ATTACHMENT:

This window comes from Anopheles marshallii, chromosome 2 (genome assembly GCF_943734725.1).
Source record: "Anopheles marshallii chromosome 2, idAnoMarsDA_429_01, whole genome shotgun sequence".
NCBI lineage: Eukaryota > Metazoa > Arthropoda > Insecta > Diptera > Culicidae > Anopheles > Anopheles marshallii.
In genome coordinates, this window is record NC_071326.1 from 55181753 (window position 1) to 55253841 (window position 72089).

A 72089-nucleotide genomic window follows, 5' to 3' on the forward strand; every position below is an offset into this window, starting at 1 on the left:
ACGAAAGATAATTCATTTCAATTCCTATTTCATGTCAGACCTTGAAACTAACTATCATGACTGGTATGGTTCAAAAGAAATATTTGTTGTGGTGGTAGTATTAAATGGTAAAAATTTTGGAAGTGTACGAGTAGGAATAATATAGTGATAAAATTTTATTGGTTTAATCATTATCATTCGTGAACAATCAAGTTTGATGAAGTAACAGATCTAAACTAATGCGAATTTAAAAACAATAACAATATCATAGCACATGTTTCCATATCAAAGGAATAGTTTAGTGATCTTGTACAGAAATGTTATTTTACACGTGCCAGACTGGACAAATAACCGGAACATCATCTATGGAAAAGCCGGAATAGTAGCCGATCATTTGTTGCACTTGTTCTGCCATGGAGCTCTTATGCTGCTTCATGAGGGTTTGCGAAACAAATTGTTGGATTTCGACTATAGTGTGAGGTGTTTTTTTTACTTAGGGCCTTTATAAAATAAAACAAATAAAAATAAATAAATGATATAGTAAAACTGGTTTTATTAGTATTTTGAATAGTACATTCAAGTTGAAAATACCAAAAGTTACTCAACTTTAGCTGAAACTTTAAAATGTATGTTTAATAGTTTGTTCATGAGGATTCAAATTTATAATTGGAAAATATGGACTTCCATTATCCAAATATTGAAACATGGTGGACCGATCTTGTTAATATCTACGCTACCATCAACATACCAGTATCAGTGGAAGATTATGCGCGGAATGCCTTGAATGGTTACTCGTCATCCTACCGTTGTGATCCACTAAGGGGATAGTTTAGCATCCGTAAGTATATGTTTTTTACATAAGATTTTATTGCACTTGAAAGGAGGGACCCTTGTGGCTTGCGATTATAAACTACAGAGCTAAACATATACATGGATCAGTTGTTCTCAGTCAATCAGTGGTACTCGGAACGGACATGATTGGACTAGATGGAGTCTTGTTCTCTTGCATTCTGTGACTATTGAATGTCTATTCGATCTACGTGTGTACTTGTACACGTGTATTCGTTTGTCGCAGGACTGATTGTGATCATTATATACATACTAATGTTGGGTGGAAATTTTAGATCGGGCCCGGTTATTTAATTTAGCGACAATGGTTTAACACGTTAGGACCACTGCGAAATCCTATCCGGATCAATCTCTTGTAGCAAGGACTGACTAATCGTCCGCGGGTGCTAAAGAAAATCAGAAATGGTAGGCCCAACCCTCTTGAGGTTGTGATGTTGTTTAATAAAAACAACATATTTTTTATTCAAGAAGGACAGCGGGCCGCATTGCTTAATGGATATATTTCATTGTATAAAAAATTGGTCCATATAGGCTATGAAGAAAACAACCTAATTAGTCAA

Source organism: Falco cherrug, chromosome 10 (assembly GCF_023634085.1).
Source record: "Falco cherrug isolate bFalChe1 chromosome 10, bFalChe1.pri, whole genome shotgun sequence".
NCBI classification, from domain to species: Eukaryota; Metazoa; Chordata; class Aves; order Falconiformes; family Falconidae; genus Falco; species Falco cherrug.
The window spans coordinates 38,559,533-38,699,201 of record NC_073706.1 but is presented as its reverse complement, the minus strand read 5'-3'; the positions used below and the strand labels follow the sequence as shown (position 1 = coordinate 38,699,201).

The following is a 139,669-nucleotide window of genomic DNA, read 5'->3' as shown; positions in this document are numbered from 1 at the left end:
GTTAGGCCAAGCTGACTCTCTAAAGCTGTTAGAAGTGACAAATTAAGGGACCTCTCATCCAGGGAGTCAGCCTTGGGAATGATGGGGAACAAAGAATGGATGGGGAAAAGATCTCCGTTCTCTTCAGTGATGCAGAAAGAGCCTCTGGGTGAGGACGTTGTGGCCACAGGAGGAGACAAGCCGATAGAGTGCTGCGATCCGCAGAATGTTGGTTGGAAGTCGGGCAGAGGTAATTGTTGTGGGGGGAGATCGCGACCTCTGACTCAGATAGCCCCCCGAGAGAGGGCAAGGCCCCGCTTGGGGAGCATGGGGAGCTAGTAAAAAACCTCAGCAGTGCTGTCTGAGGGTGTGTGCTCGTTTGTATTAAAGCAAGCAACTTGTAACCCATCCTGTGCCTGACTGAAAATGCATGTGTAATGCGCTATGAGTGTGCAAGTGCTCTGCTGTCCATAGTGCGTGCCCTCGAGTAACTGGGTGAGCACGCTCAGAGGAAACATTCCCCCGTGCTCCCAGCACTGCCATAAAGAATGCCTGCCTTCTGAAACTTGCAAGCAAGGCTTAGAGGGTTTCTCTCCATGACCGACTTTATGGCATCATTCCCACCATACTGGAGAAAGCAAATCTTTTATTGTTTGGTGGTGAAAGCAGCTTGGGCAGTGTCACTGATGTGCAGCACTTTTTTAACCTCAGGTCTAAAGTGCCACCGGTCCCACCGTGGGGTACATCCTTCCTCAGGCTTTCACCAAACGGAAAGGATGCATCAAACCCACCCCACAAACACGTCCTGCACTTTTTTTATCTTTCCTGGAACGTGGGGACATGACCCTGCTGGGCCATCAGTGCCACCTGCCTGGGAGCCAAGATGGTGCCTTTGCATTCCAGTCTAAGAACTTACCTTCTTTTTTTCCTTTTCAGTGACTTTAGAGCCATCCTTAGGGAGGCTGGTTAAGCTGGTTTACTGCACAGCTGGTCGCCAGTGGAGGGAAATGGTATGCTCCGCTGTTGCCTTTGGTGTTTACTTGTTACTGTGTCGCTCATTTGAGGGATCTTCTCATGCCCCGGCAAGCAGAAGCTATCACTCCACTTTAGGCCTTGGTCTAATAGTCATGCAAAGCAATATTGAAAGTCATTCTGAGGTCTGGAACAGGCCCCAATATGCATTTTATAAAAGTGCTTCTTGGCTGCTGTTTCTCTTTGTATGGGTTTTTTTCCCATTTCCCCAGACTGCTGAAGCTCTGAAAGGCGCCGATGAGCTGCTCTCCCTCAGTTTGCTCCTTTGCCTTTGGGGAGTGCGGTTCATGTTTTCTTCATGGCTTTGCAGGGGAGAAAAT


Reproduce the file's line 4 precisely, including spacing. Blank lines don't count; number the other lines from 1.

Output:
In genome coordinates, this window is record NC_071326.1 from 55181753 (window position 1) to 55253841 (window position 72089).